Atlanta third grader Felix Elgerrista, at left, picks out his fish with Steve Rash, at right. [ AM Photo ]
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Fish flinging flourishes

With the exception of a little blow-up at the end, the 32nd annual Mullet Toss on St. George Island went pretty darn well.

The crowd was enormous on the beach adjacent to the Blue Parrot Oceanfront Cafe, and the number of participants who signed up in the divisions, from little tykes under age 10, all the way up to adult men and women, was as big as ever.

Restaurateurs George Joanos and Steve Rash were stalwart in their roles beneath the broiling sun, as each took turns handing out mullets to each participant.

Local musician Dominic Milner was silver-tongued calling out each contestant, taking time from a busy schedule singing at places running from the Monticello Opera House to the Indian Pass Raw Bar to the Red Pirate, to fill in for an ailing announcer.

Among kids 10 and under, Jake Kampf from Tallahassee won for tossing the mullet 75 feet 6 inches. The age group of kids 11 through 13 was won by Tallahassee’s Bridger Avant, for a throw of 87 feet 5 inches. Each won a fishing pole and tackle box.

The older age group for kids, ages 14 to 16, was won by Franklin County junior quarterback Owen Juno, as the St. George Islander hurled the mullet 130 feet, about the equivalent of a 43-yard pass, to take home a bicycle.

The hotly contested women’s division saw perennial winner, Loismay Provenzano Collier, from Panama City, upended by Meghan Silvers, of Kingston, Tennessee. She threw it 98 feet 3 inches, a little more than four feet further than Collier, and pocketed $200 for her win. 

In the men’s division, Robert Wilhoit, one of the OGs who has plenty of victories to his credit, was unable to bring home the title for the locals. His throw fell short by two feet to the winning effort by Cole Hampton, 24, of Edwardsville, Illinois, which was 152 feet.

“I wanted to hold it down for the home team,” said Wilhoit.

He decided to enter in honor of his dad, who passed away two years ago.

The men’s winner plays third base for the University of Indianapolis Greyhounds, which recently finished play in NCAA Division II World Series in Cary, North Carolina, after winning the Midwest Regional and Midwest Super Regional.

Hampton was an All-Great Lakes Valley Conference second-team selection after hitting .333 with seven home runs and a team-leading 18 doubles during the regular season.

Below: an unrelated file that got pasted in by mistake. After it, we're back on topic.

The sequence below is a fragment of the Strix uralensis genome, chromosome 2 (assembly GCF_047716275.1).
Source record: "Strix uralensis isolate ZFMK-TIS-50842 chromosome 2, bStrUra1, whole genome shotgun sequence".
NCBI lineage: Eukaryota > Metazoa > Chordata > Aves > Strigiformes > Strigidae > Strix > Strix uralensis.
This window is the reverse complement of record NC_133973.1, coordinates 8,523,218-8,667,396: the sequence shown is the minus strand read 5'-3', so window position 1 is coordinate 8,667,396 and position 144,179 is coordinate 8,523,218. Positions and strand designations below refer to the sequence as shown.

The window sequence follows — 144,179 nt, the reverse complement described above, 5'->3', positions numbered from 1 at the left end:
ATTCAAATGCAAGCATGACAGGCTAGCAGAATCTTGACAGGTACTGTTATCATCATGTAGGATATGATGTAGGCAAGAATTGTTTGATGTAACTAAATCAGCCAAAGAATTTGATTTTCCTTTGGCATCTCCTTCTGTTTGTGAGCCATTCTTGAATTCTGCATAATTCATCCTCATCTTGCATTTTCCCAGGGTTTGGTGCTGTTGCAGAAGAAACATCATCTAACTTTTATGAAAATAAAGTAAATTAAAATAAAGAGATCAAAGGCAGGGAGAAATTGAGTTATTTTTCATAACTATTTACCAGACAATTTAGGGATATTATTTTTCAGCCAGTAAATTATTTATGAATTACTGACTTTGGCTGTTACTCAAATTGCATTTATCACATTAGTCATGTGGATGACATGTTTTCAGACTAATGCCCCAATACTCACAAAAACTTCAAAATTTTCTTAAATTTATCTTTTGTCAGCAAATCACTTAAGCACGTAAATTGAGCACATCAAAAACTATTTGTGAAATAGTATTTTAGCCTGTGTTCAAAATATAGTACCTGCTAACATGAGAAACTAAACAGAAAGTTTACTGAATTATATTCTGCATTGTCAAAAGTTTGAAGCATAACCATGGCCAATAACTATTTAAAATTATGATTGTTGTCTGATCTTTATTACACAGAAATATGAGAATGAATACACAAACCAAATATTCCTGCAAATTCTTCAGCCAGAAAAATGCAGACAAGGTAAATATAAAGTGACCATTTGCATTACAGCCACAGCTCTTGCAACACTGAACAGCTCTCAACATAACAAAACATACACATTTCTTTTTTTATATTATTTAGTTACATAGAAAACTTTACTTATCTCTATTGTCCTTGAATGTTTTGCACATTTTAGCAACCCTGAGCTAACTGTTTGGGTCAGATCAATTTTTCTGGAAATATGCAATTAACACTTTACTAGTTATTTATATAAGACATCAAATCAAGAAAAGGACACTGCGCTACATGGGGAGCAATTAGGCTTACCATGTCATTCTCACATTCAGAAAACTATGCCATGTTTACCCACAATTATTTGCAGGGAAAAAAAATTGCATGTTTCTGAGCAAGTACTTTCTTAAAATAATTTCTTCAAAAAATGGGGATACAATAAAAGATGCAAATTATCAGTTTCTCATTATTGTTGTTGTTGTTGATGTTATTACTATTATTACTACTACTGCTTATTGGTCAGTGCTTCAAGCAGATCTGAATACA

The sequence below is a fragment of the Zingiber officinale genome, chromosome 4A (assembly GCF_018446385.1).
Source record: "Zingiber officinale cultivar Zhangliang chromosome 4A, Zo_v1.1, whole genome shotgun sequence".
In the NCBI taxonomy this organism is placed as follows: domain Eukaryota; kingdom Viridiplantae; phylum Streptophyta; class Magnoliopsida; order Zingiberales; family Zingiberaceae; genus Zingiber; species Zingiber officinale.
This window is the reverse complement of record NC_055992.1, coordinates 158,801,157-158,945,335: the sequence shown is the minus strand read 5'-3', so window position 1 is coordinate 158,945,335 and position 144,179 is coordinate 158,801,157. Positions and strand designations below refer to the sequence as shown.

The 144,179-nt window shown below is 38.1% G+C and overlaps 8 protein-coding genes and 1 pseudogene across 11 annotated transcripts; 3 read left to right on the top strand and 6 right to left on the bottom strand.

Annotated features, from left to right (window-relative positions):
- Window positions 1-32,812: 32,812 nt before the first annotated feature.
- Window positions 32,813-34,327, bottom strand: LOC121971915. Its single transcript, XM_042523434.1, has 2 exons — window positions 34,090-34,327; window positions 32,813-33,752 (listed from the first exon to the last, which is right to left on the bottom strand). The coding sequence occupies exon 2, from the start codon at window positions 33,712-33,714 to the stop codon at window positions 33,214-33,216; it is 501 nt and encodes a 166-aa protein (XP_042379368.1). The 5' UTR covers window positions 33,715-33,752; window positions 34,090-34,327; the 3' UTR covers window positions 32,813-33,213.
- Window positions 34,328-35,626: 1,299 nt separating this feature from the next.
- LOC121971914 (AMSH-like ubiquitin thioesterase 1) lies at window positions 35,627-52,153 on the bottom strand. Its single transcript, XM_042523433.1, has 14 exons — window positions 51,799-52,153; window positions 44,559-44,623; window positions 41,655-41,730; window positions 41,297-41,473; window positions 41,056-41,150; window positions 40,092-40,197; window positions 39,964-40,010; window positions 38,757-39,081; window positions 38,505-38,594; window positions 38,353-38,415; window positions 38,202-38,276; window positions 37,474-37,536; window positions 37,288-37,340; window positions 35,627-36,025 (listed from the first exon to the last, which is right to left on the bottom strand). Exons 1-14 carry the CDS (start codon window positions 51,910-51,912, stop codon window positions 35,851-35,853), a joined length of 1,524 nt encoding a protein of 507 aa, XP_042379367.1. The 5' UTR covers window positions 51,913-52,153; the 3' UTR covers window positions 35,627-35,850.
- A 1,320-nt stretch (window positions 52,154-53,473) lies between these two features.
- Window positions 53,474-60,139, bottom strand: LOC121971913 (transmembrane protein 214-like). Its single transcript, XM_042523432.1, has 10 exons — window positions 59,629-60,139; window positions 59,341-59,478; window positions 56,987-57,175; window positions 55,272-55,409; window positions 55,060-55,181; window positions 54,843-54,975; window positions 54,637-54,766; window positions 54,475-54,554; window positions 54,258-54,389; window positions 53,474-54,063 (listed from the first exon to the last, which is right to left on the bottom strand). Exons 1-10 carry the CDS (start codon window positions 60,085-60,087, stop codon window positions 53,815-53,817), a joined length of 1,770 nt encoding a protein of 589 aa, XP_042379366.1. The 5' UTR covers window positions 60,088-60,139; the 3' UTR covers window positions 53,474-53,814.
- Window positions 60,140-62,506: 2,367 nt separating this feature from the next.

He was confident he might take the win while being on vacation with the Hampton and Schmidt families, but Wilhoit gave him a run for his money.

“I figured my arm was better than the rest of the population,” said Hampton. 

He said he planned to share his $200 winnings with his cousin, “to pay him back for all the beer he bought us.”

After congratulating Hampton on his win, Wilhoit said he planned a return in 2025. “I’m going to win it next year,” he told Hampton. “Unless you’re here.”

The afternoon ended with the team of “McMillan and Wifes” once again trying to secure a $100 prize in the freestyle division with the return of their air pressure powered cannon. The apparatus blew up before they could get their shot off, but fortunately it appeared no one was injured.

A portion of the proceeds this year went to Franklin’s Promise.

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Meet the Editor

David Adlerstein, The Apalachicola Times’ digital editor, started with the news outlet in January 2002 as a reporter.

Prior to then, David Adlerstein began as a newspaperman with a small Boston weekly, after graduating magna cum laude from Brandeis University in Waltham, Massachusetts. He later edited the weekly Bellville Times, and as business reporter for the daily Marion Star, both not far from his hometown of Columbus, Ohio.

In 1995, he moved to South Florida, and worked as a business reporter and editor of Medical Business newspaper. In Jan. 2002, he began with the Apalachicola Times, first as reporter and later as editor, and in Oct. 2020, also began editing the Port St. Joe Star.

Wendy Weitzel The Star Digital Editor

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